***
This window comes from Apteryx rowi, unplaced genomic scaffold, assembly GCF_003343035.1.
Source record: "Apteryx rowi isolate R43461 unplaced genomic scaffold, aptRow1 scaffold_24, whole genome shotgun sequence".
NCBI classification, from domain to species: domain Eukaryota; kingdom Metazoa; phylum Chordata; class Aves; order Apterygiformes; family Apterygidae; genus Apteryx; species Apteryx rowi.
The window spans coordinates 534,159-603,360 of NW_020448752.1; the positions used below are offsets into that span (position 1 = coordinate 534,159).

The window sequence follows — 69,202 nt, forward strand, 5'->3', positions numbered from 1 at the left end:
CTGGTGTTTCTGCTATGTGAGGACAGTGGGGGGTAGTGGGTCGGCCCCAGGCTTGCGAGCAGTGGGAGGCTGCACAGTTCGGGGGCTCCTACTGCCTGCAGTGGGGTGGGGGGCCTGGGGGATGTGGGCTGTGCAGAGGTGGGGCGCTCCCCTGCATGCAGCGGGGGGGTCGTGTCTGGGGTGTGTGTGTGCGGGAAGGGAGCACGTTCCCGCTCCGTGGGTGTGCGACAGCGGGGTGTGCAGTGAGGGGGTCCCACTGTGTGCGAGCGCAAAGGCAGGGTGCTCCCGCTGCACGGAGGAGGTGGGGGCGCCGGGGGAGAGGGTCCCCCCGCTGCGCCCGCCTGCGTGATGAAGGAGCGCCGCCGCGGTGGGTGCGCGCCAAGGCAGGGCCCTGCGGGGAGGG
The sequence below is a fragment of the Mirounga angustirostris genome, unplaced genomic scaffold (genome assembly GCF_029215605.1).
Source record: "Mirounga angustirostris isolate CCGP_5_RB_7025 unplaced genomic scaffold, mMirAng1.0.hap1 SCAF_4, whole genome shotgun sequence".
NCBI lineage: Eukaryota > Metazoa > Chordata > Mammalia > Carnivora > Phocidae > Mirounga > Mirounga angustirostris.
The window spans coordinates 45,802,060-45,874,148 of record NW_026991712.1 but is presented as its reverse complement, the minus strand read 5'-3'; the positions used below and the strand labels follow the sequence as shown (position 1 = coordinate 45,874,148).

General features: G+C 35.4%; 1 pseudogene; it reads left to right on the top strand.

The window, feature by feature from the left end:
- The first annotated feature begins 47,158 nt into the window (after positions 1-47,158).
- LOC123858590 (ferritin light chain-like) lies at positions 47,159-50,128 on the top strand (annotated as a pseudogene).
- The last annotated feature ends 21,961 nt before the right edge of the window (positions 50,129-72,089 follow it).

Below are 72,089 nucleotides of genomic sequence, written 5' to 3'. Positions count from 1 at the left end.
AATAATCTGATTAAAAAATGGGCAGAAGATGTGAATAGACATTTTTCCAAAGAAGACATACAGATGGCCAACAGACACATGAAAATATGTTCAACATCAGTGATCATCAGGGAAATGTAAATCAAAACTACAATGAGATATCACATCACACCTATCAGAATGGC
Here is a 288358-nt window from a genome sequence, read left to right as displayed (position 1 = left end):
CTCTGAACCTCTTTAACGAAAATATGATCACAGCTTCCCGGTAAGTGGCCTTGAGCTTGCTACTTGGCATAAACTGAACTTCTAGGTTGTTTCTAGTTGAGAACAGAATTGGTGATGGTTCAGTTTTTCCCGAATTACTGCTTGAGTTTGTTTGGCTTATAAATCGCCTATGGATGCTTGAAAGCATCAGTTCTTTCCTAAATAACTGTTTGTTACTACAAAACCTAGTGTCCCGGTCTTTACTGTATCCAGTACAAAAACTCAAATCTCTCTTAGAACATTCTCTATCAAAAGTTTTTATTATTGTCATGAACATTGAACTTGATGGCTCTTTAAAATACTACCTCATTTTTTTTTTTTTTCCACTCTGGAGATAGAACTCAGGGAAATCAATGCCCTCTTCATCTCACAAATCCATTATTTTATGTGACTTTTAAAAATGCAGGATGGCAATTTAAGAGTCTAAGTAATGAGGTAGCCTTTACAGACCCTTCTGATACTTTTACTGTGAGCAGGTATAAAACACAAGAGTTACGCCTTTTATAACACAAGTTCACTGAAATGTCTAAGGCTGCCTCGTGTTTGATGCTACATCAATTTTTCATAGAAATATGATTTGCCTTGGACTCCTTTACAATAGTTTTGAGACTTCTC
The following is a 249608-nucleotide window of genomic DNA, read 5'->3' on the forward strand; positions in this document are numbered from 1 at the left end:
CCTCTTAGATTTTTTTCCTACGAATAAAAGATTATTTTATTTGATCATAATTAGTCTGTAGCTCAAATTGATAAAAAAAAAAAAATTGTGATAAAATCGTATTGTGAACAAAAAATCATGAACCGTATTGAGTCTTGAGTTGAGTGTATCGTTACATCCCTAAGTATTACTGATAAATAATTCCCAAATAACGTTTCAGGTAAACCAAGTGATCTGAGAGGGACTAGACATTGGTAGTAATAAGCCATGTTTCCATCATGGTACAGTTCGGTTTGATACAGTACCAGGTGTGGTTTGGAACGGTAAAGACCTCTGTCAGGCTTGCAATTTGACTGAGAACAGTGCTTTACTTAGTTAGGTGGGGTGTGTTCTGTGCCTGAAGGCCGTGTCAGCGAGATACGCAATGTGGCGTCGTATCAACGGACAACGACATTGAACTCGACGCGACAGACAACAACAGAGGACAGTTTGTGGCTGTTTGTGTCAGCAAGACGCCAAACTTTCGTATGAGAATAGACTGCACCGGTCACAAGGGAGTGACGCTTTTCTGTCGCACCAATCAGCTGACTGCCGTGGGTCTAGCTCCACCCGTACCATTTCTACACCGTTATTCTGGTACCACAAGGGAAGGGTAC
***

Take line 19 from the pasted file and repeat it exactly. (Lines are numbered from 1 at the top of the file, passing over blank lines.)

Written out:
CTCTGAACCTCTTTAACGAAAATATGATCACAGCTTCCCGGTAAGTGGCCTTGAGCTTGCTACTTGGCATAAACTGAACTTCTAGGTTGTTTCTAGTTGAGAACAGAATTGGTGATGGTTCAGTTTTTCCCGAATTACTGCTTGAGTTTGTTTGGCTTATAAATCGCCTATGGATGCTTGAAAGCATCAGTTCTTTCCTAAATAACTGTTTGTTACTACAAAACCTAGTGTCCCGGTCTTTACTGTATCCAGTACAAAAACTCAAATCTCTCTTAGAACATTCTCTATCAAAAGTTTTTATTATTGTCATGAACATTGAACTTGATGGCTCTTTAAAATACTACCTCATTTTTTTTTTTTTTCCACTCTGGAGATAGAACTCAGGGAAATCAATGCCCTCTTCATCTCACAAATCCATTATTTTATGTGACTTTTAAAAATGCAGGATGGCAATTTAAGAGTCTAAGTAATGAGGTAGCCTTTACAGACCCTTCTGATACTTTTACTGTGAGCAGGTATAAAACACAAGAGTTACGCCTTTTATAACACAAGTTCACTGAAATGTCTAAGGCTGCCTCGTGTTTGATGCTACATCAATTTTTCATAGAAATATGATTTGCCTTGGACTCCTTTACAATAGTTTTGAGACTTCTC